Mainland propaganda authorities suddenly imposed a media ban on the Wenzhou train crash, forcing newspapers nationwide to scrap pages of coverage at the last minute.
The Publicity Department of the Communist Party issued the order to newspaper and internet editors at 9pm on Friday, just a day after Premier Wen Jiabao visited the scene of the disaster and pledged transparency and openness.
The statement read: 'After the serious rail traffic accident on July 23, overseas and domestic public opinions have become increasingly complicated. All local media, including newspapers, magazines and websites, must rapidly cool down the reports of the incident.
'[You] are not allowed to publish any reports or commentaries, except positive news or information released by the authorities.'
The order was issued just hours before editors were due to send pages of special sections to mark the seventh day of the disaster for printing.
The seventh day is the most important day of mourning for the dead, according to Chinese tradition.
The China Business Journal was forced to scrap eight pages, the 21st Century Business Herald 12 pages and the Beijing News nine pages.
Almost every mainland newspaper was also forced to remove the high-speed-rail accident from its front page at the last minute.
Even Xinhua had to warn its media subscribers not to use one of its investigative reports.
Angry journalists and editors posted the scrapped pages on Weibo, the mainland version of the social networking service Twitter, and complained they had to scramble quickly for other stories to fill the pages.
One reporter wrote: 'I was ordered to write something to fill up the empty pages at 10pm. At midnight I could no longer control myself and cried. I was driven by grief to the brink of suicide.'
The Hong Kong Journalists Association issued a statement yesterday urging the authorities to remove its media ban and to promise not to retaliate against journalists who reported on the incident.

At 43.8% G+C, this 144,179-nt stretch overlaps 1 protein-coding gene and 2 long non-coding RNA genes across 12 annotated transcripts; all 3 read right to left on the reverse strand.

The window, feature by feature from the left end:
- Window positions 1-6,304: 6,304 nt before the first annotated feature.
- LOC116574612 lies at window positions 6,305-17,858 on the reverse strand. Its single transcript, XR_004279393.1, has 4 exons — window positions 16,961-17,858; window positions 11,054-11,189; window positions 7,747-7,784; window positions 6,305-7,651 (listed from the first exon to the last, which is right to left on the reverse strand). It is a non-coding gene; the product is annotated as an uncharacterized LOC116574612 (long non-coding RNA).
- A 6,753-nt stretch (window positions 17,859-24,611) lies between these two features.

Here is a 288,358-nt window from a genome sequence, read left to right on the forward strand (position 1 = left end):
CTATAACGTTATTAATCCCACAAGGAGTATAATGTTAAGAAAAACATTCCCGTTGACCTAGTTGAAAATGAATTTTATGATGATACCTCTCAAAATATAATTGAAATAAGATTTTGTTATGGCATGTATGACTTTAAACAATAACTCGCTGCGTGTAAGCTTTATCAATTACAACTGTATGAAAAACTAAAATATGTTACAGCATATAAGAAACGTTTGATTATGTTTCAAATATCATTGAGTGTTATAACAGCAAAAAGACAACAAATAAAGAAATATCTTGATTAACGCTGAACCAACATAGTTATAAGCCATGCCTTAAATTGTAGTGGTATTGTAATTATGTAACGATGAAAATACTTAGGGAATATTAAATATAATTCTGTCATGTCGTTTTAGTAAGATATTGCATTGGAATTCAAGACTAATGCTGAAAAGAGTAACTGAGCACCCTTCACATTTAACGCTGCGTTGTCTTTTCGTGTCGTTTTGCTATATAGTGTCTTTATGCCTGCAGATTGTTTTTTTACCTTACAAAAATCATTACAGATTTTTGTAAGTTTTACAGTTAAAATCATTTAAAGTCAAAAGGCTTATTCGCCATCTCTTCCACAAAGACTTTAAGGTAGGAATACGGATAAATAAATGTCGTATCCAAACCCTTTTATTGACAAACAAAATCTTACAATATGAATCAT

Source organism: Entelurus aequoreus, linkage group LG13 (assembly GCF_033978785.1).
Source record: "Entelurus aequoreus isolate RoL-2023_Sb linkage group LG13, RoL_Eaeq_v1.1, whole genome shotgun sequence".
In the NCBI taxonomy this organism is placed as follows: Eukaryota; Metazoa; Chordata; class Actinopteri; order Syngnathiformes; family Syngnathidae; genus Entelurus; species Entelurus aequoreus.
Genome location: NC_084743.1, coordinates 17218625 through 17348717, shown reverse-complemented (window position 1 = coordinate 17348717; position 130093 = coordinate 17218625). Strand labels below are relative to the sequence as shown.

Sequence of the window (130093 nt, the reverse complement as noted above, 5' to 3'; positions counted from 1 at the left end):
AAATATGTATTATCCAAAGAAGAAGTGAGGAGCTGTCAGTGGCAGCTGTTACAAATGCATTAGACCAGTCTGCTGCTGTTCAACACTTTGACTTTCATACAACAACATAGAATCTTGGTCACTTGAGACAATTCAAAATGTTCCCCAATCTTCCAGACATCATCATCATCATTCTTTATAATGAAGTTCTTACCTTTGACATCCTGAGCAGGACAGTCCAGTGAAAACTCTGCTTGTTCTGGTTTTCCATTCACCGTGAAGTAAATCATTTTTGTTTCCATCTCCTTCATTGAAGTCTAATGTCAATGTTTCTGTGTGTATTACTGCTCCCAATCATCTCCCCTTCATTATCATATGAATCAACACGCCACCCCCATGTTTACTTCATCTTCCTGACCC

'We call on Hong Kong journalists to ... continue to tell Hong Kong and foreign readers the truth, to prevent similar incidents from taking place on the high-speed railway linking to Hong Kong,' it said.
Over the past week, the state media has been ferocious in its quest for the truth about the crash, which killed at least 40 people and injured nearly 200 others, and has been highly critical of the railway authorities. Even Xinhua and China Central Television ran extensive and unusually blunt reports.
The Economic Observer, one of the few newspapers that dared to defy the order, won praise yesterday after it published nine pages of special reports.
Xinhua, on the other hand, ran a lengthy interview with railway officials who said rescuing survivors was their priority and who denied claims of a cover-up.
The media ban, imposed in an attempt to suppress the public's anger, is likely to backfire by causing further frustration.
A reporter with a major Guangdong newspaper said yesterday: 'We receive topic bans every day, but we haven't seen a ban so severe, so abrupt and so desperate.
'Dictators may be thinking they can get away with the storm of public anger by suppressing the media. But this time they are wrong.'